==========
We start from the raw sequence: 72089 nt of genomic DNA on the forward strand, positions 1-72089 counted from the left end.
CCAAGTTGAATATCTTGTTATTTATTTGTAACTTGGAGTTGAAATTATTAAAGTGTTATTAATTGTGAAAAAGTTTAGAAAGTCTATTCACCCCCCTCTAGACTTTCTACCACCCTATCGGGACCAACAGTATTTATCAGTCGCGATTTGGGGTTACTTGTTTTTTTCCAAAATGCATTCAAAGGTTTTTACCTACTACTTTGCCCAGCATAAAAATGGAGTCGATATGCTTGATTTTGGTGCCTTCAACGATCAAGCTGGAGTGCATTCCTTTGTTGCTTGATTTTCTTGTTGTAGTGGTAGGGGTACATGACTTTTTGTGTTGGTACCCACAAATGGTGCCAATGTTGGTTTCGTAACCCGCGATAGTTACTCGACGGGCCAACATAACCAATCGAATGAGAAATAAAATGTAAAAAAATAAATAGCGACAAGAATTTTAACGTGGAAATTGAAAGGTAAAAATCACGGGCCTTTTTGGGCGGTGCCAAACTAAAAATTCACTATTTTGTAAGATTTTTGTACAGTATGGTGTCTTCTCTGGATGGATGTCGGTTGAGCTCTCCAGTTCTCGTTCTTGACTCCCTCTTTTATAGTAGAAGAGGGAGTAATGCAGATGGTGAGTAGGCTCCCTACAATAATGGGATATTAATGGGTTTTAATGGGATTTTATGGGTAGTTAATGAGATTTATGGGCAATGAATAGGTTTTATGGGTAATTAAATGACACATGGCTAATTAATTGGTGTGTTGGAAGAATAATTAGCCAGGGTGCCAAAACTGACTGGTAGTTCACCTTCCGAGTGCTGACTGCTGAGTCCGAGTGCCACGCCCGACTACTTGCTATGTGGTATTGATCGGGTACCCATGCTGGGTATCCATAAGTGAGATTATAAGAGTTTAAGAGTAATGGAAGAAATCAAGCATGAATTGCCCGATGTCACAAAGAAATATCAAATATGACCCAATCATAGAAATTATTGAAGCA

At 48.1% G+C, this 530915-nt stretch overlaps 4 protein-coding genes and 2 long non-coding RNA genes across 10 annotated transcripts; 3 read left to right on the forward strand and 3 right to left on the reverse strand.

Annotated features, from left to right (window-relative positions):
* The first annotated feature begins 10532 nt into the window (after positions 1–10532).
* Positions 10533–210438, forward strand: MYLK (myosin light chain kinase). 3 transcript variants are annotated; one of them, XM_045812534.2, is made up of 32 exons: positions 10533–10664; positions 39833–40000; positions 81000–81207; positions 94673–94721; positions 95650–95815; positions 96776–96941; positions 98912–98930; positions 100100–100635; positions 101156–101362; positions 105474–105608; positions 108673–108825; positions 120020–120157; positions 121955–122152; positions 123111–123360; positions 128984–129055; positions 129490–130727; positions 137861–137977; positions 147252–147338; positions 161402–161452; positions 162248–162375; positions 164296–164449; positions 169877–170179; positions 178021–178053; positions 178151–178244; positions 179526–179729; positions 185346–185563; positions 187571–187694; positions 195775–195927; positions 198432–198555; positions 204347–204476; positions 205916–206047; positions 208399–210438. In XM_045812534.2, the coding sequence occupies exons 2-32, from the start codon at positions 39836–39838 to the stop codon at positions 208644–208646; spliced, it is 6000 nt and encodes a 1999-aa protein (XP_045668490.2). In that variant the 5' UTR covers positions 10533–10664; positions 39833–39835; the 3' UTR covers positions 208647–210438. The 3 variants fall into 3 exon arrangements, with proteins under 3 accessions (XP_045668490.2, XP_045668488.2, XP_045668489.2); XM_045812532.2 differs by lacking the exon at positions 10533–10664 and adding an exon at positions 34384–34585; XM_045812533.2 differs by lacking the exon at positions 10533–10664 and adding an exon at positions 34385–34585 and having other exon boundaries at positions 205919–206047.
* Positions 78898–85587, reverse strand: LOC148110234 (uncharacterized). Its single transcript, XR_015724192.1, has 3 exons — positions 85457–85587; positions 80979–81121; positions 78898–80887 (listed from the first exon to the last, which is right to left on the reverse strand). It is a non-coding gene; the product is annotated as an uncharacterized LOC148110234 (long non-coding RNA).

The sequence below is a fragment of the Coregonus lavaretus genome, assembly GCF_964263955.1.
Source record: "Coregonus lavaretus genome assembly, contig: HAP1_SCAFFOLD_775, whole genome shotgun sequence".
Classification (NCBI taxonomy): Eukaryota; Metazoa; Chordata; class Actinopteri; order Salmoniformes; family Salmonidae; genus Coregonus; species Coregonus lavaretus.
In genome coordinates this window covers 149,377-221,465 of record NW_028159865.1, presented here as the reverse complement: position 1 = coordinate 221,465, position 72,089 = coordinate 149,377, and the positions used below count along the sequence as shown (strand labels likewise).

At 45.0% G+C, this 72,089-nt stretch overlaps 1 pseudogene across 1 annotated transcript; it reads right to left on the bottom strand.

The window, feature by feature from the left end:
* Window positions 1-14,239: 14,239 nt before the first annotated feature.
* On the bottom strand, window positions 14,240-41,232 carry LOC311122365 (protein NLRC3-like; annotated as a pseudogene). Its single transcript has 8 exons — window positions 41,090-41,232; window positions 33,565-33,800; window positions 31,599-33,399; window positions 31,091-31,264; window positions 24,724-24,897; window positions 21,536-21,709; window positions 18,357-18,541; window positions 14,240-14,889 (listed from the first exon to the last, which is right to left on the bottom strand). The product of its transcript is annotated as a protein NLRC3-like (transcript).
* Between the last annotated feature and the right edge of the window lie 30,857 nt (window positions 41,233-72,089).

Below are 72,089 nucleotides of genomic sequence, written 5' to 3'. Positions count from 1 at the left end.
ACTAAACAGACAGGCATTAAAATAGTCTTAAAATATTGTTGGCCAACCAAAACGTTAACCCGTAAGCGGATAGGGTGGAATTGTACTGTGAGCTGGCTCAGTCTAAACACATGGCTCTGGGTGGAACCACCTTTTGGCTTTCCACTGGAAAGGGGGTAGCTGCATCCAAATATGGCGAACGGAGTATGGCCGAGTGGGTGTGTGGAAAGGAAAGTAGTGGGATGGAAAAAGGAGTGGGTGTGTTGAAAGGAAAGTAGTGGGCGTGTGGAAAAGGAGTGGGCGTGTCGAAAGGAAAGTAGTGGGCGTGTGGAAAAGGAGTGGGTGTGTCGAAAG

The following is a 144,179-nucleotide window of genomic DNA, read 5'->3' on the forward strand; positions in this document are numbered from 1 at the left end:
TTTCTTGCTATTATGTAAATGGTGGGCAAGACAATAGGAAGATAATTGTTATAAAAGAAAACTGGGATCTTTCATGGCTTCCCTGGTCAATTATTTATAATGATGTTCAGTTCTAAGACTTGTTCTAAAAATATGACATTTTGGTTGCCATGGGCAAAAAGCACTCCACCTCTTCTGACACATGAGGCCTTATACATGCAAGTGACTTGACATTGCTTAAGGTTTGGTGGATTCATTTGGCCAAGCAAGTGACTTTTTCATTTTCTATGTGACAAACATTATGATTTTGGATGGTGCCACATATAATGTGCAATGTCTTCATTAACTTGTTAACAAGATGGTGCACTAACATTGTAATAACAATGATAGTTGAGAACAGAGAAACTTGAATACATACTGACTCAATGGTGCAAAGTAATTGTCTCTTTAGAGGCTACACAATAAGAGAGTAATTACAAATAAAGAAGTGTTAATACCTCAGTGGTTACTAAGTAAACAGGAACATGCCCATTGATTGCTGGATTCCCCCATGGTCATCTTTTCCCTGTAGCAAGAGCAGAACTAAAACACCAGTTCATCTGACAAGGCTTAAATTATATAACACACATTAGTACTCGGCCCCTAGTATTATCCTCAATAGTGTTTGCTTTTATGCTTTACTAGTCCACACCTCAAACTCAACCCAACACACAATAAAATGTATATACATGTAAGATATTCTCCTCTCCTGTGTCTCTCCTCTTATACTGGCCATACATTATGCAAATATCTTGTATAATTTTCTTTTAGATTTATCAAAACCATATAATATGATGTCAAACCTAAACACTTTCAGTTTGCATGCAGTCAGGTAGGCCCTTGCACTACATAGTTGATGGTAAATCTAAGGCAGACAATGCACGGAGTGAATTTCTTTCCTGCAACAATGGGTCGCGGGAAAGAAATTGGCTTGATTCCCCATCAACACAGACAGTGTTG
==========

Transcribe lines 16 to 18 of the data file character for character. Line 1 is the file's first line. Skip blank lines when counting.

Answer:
* Between the last annotated feature and the right edge of the window lie 30,857 nt (window positions 41,233-72,089).

Below are 72,089 nucleotides of genomic sequence, written 5' to 3'. Positions count from 1 at the left end.
ACTAAACAGACAGGCATTAAAATAGTCTTAAAATATTGTTGGCCAACCAAAACGTTAACCCGTAAGCGGATAGGGTGGAATTGTACTGTGAGCTGGCTCAGTCTAAACACATGGCTCTGGGTGGAACCACCTTTTGGCTTTCCACTGGAAAGGGGGTAGCTGCATCCAAATATGGCGAACGGAGTATGGCCGAGTGGGTGTGTGGAAAGGAAAGTAGTGGGATGGAAAAAGGAGTGGGTGTGTTGAAAGGAAAGTAGTGGGCGTGTGGAAAAGGAGTGGGCGTGTCGAAAGGAAAGTAGTGGGCGTGTGGAAAAGGAGTGGGTGTGTCGAAAG